Your cause considered futile in your generation never faltered.
Q.E.P.D Juanita Valdez

Jermaine Ferro, love came late to you, but at 77 you loved
with a depth and ferocity that can only earned by years of waiting.

Dear Lula, how many grandchildren
will miss your loving arms?

Dear Helen, how many neighbors and friends
already miss your cooking?

June Beverly Hill – your creamed potatoes and fried sweet corn
are the clearest summer day.

How cool you were with your OG bolo ties
and suspenders, Leo. Hats off to your sartorial splendor!

Jesus Melendez –Your birria beef stew was extraordinary
—your extended family called it legendary.
Your heavenly family awaits you at the celestial dining table.

We remember your zeal for life, Alan Merrill, with every
headbang we make to your anthem “I Love Rock’n’ Roll.”

You were a sharecropper’s son, Cornelius, and look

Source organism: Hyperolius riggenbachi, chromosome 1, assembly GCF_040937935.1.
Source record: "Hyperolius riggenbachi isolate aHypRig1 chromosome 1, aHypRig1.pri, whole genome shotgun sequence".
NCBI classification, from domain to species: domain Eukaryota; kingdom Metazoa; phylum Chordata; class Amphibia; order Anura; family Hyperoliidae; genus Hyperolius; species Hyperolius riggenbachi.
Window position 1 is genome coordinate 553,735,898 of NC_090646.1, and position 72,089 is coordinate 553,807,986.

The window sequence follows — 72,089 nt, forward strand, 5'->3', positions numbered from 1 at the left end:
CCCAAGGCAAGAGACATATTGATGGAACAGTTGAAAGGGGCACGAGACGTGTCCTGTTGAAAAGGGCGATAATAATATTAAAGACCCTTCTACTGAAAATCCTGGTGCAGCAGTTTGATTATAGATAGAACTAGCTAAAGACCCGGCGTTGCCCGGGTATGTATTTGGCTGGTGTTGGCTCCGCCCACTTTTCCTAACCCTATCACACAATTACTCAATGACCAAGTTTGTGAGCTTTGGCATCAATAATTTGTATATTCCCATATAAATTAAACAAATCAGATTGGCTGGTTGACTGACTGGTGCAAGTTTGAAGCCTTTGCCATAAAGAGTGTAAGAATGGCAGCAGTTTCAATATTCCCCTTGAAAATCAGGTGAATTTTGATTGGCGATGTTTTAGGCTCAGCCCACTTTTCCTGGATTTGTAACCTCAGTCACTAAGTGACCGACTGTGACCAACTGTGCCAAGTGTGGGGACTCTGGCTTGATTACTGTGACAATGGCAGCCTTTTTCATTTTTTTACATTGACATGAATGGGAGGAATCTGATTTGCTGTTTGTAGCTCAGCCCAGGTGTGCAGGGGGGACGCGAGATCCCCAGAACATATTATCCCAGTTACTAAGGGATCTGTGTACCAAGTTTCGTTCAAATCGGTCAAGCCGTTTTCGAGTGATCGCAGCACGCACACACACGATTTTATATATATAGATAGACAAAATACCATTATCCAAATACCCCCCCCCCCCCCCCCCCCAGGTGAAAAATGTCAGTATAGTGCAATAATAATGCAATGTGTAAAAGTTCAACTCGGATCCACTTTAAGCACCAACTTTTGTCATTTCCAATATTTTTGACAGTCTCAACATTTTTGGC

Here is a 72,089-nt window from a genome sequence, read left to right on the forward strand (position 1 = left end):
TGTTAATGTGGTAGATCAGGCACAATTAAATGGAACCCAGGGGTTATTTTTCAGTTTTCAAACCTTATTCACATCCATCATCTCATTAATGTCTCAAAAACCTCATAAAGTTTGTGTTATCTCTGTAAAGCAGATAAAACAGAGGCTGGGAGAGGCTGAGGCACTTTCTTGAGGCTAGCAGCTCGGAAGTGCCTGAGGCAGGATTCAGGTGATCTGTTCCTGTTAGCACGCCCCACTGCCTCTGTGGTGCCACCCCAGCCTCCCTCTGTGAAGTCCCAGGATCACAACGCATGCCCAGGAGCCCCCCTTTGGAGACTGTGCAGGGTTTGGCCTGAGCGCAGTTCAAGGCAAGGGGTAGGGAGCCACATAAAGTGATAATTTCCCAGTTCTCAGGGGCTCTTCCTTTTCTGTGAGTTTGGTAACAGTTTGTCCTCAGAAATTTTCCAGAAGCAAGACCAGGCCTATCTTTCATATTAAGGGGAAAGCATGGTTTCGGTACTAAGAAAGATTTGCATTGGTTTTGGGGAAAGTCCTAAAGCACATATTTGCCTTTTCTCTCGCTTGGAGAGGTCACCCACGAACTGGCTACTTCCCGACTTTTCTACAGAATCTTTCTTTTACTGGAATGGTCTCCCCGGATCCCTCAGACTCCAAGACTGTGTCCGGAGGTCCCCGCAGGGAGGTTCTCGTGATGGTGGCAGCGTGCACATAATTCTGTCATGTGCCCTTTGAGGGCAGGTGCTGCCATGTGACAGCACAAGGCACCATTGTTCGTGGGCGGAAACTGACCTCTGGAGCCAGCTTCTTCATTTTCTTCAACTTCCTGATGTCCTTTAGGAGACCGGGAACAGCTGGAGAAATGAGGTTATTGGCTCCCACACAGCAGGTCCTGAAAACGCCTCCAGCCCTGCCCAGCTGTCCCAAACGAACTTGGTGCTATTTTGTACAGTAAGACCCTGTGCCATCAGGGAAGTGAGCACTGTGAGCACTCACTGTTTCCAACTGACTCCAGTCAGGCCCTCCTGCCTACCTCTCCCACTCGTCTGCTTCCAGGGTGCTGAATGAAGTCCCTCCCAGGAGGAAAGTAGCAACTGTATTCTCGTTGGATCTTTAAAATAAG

how far you’ve come, only to have it all taken away.

Ann, thank you for believing that all
children deserve equity and access.

Claudia Obermiller – deep-hearted country girl
is a poem and a two-step of her own.

Kious, you were, are, and always will be our angel
As the nurse fighting for others forever and ever

Cynthia Whiting – determined to spoil her granddaughter,
to sweeten the lineage, to see her babies grow.

Joseph Migliucci – we ate zeppolis, eggplant
and chicken parmesan, beef rigatoni from Mario’s
the day we recommitted — words are our matter.

Celia Marcos – one of countless Filipina nurses
who didn’t want to die a hero.

Laneeka, star of the ballroom, feet shimmering
as she dances in Eternity.

Original prompt: Go to the New York Times and write one of line of poetry for one of those memorialized in today’s article about hitting the 100,000 mark in COVID-19 deaths. This poem is open-ended and will be added to until the stay at home order is lifted.

Natalie Champion, Gudelia Vaden, Nan Friedley, Rachelle Cruz, Rose Y. Monge, David Stone, Burcu Misirli Chatham, Debby Johnson

Collaboration: Day 67

Best-Loved Imaginary Books of Spring 2020